The Southwest submarket contains 69.7 million sq. ft. of inventory, with Warehouse/Distribution representing 50 million sq. ft. of that total, Manufacturing 7 million sq. ft., and Flex space 12 million sq. ft. Of the more than 547 million sq. ft. of industrial buildings in the seven major submarkets throughout Greater Houston, the fourth largest concentration is in the Southwest submarket, tallying 1,650 properties representing 12.8% of the total stock. In addition, the Southwest submarket has the second-largest amount of Flex space, representing 26.0% of this versatile type of commercial real estate. By design, Flex space may be used in combination with office (corporate headquarters), research and development, quasi-retail sales, including but not limited to industrial, warehouse, and distribution uses, and typically, at least half of the rentable area of the building must be used as office space. Flex buildings characteristically have ceiling heights under 18′, with light industrial development, and have also been called Tech and Showroom buildings in markets throughout the country. As of the end of the third quarter, the Southwest submarket’s vacancy rate was 6.4%, with 286,293 sq. ft. of negative absorption in 2017 and 519,400 sq. ft. of new industrial product delivered.
Houston’s Southwest industrial submarket has grown into a workable option for developers and large users who had been waiting for the Northwest and Southeast submarkets to become more affordable, but still want straightforward access to major transportation corridors and infrastructure. The submarket’s growing attractiveness is demonstrated by its vacancy, which has remained at or below 6.5% since Q1 2013.
While it may not be a significant warehouse or fulfillment center market today, expected population growth and median household incomes of the surrounding Fort Bend County, coupled with solid connectivity make it a distribution market to watch. The University of Houston’s Hobby School of Public Affairs reported that Fort Bend County’s population will increase by 368%, or more than 2.1 million people, by 2050 if current migration trends continue. The county southwest of Houston would experience the fourth-highest growth in the state in basic numbers, behind Harris, Collin and Denton counties, and the third-highest in percentage terms, behind Hays and Collin counties. Fort Bend County’s population now is about 700,000.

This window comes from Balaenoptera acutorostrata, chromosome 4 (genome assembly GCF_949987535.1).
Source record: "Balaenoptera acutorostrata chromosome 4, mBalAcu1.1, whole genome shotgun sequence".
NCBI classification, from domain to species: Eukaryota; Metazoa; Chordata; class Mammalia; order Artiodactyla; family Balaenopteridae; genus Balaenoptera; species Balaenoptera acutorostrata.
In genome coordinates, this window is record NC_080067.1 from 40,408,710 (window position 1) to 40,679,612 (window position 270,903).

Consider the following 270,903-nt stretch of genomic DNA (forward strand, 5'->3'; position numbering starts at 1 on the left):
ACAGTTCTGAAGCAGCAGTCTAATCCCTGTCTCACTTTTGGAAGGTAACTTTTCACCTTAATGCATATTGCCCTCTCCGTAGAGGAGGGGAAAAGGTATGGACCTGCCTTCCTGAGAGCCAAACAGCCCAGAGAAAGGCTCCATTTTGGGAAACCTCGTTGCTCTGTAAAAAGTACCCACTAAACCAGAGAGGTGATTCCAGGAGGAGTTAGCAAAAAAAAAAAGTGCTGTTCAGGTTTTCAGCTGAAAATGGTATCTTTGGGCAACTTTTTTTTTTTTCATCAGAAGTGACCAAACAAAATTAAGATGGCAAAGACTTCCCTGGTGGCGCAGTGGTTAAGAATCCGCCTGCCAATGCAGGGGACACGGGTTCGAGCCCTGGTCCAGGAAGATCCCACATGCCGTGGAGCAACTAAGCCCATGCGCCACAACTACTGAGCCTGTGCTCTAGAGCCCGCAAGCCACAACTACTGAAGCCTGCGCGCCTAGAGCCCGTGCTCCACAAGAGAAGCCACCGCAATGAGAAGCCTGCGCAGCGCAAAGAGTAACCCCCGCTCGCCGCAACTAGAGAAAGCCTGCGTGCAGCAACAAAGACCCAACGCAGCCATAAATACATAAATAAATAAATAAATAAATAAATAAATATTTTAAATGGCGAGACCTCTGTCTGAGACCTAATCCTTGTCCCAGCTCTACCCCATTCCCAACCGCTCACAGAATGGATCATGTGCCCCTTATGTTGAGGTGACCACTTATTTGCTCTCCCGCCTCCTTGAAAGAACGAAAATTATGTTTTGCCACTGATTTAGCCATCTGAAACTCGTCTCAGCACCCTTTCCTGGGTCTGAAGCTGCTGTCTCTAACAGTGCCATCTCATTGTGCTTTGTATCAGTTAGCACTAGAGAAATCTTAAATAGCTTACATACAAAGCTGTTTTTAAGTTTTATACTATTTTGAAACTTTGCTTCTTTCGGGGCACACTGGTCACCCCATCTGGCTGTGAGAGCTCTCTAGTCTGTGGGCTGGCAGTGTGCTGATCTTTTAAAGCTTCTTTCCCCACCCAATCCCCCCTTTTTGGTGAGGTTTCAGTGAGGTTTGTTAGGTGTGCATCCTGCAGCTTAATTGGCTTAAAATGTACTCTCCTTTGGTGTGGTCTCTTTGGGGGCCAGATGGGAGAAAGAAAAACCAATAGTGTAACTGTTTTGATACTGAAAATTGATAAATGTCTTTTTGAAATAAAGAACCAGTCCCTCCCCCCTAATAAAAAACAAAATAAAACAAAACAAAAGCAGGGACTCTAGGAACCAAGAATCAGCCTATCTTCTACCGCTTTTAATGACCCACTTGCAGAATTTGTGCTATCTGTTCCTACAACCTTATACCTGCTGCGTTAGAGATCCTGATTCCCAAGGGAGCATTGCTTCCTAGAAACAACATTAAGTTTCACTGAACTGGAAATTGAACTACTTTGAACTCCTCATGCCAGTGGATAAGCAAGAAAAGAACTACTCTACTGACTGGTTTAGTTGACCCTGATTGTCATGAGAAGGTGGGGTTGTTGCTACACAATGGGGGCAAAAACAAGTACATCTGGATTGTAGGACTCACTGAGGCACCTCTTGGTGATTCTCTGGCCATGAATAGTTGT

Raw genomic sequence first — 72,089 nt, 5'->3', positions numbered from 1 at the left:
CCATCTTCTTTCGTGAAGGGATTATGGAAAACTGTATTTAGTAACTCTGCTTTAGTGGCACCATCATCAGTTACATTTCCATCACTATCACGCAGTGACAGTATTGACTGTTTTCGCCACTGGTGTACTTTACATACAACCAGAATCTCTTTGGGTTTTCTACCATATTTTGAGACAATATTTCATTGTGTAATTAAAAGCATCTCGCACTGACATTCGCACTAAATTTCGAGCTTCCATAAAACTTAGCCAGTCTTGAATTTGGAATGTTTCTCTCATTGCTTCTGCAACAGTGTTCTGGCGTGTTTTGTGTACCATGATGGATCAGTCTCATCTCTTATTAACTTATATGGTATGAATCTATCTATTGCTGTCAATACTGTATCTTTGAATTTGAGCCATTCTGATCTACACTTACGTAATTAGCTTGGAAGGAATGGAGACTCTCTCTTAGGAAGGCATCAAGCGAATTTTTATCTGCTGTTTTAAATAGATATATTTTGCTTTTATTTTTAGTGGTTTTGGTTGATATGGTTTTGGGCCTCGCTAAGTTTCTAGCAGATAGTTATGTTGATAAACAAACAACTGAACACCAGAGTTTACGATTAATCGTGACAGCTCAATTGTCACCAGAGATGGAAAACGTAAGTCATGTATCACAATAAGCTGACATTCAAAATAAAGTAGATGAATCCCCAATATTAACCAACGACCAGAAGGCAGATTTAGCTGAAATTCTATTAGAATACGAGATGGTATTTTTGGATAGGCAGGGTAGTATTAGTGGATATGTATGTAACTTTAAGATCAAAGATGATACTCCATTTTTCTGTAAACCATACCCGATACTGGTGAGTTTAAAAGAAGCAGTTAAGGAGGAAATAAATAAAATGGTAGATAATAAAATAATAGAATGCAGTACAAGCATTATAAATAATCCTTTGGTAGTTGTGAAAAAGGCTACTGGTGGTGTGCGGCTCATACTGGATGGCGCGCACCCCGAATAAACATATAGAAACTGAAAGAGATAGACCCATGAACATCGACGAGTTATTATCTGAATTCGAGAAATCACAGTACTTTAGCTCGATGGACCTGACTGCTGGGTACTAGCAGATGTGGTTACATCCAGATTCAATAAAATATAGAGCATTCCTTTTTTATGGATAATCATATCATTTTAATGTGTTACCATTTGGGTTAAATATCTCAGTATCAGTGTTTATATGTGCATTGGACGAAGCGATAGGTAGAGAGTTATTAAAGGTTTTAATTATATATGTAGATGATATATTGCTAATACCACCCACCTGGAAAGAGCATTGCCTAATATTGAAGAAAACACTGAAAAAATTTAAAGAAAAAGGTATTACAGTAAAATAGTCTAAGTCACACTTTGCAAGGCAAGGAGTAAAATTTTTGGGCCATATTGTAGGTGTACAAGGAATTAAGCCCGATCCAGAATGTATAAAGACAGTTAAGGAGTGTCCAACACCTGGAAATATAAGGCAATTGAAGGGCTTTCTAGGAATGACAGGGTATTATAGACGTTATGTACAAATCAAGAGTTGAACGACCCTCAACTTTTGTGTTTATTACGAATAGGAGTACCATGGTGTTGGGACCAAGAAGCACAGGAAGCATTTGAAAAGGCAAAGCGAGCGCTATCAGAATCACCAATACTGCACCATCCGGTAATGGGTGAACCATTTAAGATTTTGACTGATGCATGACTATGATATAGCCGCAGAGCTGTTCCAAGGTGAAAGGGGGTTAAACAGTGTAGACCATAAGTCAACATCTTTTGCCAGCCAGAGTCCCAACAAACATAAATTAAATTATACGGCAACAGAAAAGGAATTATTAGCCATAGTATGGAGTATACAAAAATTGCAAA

Furthermore, a testament to the strength of warehouse and distribution centers in the submarket is the development of Best Buy building a major 550,000-sq.-ft. delivery distribution center on the southwest side of Houston. It will be located at 636 Hwy. 90 in Missouri City, at the corner of Cravens Road and Hwy. 90 near Beltway 8. The warehousing logistics facility will store well-known Best Buy products such as consumer electronics and major appliances with a scheduled opening date in time for the 2018 holiday season. Upon completion, the new warehouse is expected to create at least 40 full-time jobs to enable shipment to approximately 60 Best Buy stores in Texas and Louisiana as well as customers’ homes.
Ultimately, it’s easy to understand why companies such as Aldi, Frito-Lay, Rooms To Go and Best Buy have each selected locations in Houston’s Southwest industrial submarket due in part to the proximity to interstate highways, workforce availability, incentive opportunities and undeveloped available land. All of these key factors work towards the development of the U.S. 90A and Sam Houston Tollway interchange becoming a major regional industrial center.
Real Capital Analytics data reports year-to-date, September 2017, industrial sales volume in the Southwest industrial submarket at $243.8 million, resulting in a year-over-year change of 133%. The buyer composition is made up of 48% institutional, 22% private, 15% REIT/Listed, 11% cross-border, and 4% user/other. Another positive sign for the Southwest industrial market is the Colony NorthStar Industrial REIT acquisition of Bayou Bend Business Park located at 8520 S Sam Houston Pkwy., a two-building industrial park that totals 382,505 sq. ft. from Thackeray Partners.
Hurricane Harvey affected economic activity in Greater Houston at the end of August and through a good portion of September. The majority of Houston’s industrial properties withstood the storm with no major underlying damage. Indicators show that recovery is well underway with home sales rebounding in September, and refining and petrochemical facilities operating at normal pace. While signs that Houston’s economy was weakening heading into the fall, the medium-term outlook for Houston remains positive.
Director of Research
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